Photograph by Jon Hicks, Corbis
From the October 2011 issue of National Geographic Traveler magazine
Many of the world’s most storied graveyards offer respite—and rewards—for the living too. Headstones, crypts, and landscapes divulge clues into the spirit of a place and its people. At these famous cemeteries, dig past the spooky surface to find a repository enlivened by the legends of the characters buried below.
Père-Lachaise, Paris, France
In the 20th arrondissement, this archetype for rural cemeteries opened in 1804. Parisians jog on winding paths, groupies crusade to Jim Morrison’s grave, and admirers leave lipstick kisses on Oscar Wilde’s tomb, which features an Egyptian-style depiction of a man in flight.
Merry Cemetery, Romania
Tucked behind Sapanta’s Church of the Assumption, ornately carved oak crosses mark each of the countryside plot’s 900-plus graves; art and poetry tell quirky tales of the dead. In an epitaph for a lifelong boozer, a posthumous request: “Leave a little wine.”
St. Louis No. 1, New Orleans, Louisiana
Near the French Quarter, a thousand aboveground vaults jam onto one square block, the 18th-century cemetery exploited in 1969’s Easy Rider. Interred here: architect turned pirate Barthelemy Lafon and—rumors say—voodoo priestess Marie Laveau.
Forest Lawn, Los Angeles, California
Hollywood Hills, overlooking top Tinseltown studios, serve as a resting place for its glitziest stars, from Bette Davis to Liberace. Many tombs are surprisingly staid (at nearby Glendale, Michael Jackson’s is hidden), but a Venetian glass mosaic ups the razzle-dazzle.
La Recoleta Cemetery, Buenos Aires, Argentina
At this exclusive graveyard, visitors beeline to Eva Perón’s tomb (under her maiden name, Duarte). Among large stone angels and carved mausoleums stands the heart-wrenching sculpture of a bride who died in an avalanche on her honeymoon.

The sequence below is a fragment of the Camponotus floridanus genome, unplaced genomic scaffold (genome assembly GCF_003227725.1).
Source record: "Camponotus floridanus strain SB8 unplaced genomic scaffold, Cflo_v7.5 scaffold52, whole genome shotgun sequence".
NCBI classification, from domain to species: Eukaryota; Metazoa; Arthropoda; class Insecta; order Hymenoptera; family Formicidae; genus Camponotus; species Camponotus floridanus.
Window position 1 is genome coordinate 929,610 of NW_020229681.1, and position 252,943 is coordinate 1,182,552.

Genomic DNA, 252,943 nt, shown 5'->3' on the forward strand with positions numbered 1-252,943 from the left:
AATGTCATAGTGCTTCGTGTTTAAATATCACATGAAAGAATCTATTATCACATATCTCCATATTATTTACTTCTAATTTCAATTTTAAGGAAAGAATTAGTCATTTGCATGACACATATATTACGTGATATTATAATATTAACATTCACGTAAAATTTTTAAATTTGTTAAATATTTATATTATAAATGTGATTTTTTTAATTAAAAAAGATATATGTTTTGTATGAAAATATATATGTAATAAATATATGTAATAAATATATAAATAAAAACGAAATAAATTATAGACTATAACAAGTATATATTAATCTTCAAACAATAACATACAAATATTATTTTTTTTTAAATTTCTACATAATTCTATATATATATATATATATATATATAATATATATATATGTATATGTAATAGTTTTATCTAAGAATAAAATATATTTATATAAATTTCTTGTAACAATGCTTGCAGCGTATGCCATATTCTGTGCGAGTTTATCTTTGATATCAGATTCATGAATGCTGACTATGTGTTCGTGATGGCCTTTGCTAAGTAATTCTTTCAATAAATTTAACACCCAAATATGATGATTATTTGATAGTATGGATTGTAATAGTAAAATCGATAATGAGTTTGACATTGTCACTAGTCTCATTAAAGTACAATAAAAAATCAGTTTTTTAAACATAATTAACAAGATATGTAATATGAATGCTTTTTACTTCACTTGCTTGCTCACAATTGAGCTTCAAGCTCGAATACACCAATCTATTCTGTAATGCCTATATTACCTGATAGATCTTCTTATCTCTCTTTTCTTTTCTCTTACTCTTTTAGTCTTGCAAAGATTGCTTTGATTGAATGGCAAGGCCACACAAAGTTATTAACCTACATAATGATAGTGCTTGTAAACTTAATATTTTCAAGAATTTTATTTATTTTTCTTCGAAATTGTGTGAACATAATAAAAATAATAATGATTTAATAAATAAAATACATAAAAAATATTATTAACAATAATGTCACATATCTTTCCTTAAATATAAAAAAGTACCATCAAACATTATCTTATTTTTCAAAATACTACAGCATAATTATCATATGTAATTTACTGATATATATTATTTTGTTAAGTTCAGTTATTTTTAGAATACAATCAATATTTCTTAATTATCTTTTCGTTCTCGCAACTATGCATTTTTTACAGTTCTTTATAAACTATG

Xoxocotlan, Oaxaca, Mexico
Crowded around an ancient, crumbling chapel, the rickety headstones in this old graveyard outside of Oaxaca can be difficult to walk between—especially during Day of the Dead celebrations. Revelers begin with a vigil the night of October 31, when the departed are feted with altars, candles, and marigold petals. Six blocks away, a carnival-like atmosphere pervades the Panteon Nuevo, or new cemetery, with picnicking families, strolling musicians, and vendors selling pan de muerto (bread of the dead) from tents.
Mount Auburn, Cambridge, Massachusetts
The roster of distinguished Americans interred here—Mary Baker Eddy, Henry Wadsworth Longfellow, and Winslow Homer, to name a few—is impressive, but this tranquil swath of rolling hills, majestic maple and oak trees, and formal gardens outside of Boston remains true to its mission to be a place for the living. Founded in 1831, it was the first landscaped expanse open to the public, ultimately leading to the birth of the U.S. park system.
Old Jewish Cemetery, Prague, Czech Republic
Some 12,000 tombstones, ranging from Gothic to rococo, are wedged into this city block–size graveyard that dates from the 15th century. Symbols adorn the graves, such as the lion etched on the tomb of Judah Loew Ben Bezalel, the chief rabbi of Prague in the 16th century who, according to legend, made a golem out of clay to protect the city’s Jewish community.
Lone Fir Cemetery in Portland, Oregon
Roaming this natural landscape—one of the few cemeteries that allows the planting of a tree or garden to commemorate the dearly departed—is like the turning the pages of a Portland history book. You’ll find graves of pioneers; Block 14, a memorial in the works for the Chinese immigrants who helped build the city; and crypts of captains of industry, like the imposing Gothic-style MacLeay family mausoleum.
Green-Wood Cemetery, Brooklyn, New York
From Louis Comfort Tiffany to Jean-Michel Basquiat, many of the names etched into the tombstones, granite monuments, and brownstone mausoleums here read like Page Six of the New York Post. But the real attraction of this 478-acre oasis in Greenwood Heights is the parklike setting with glacial ponds, a Gothic Revival entrance gate circa 1861, and the Manhattan skyline peeking through the century-old trees.
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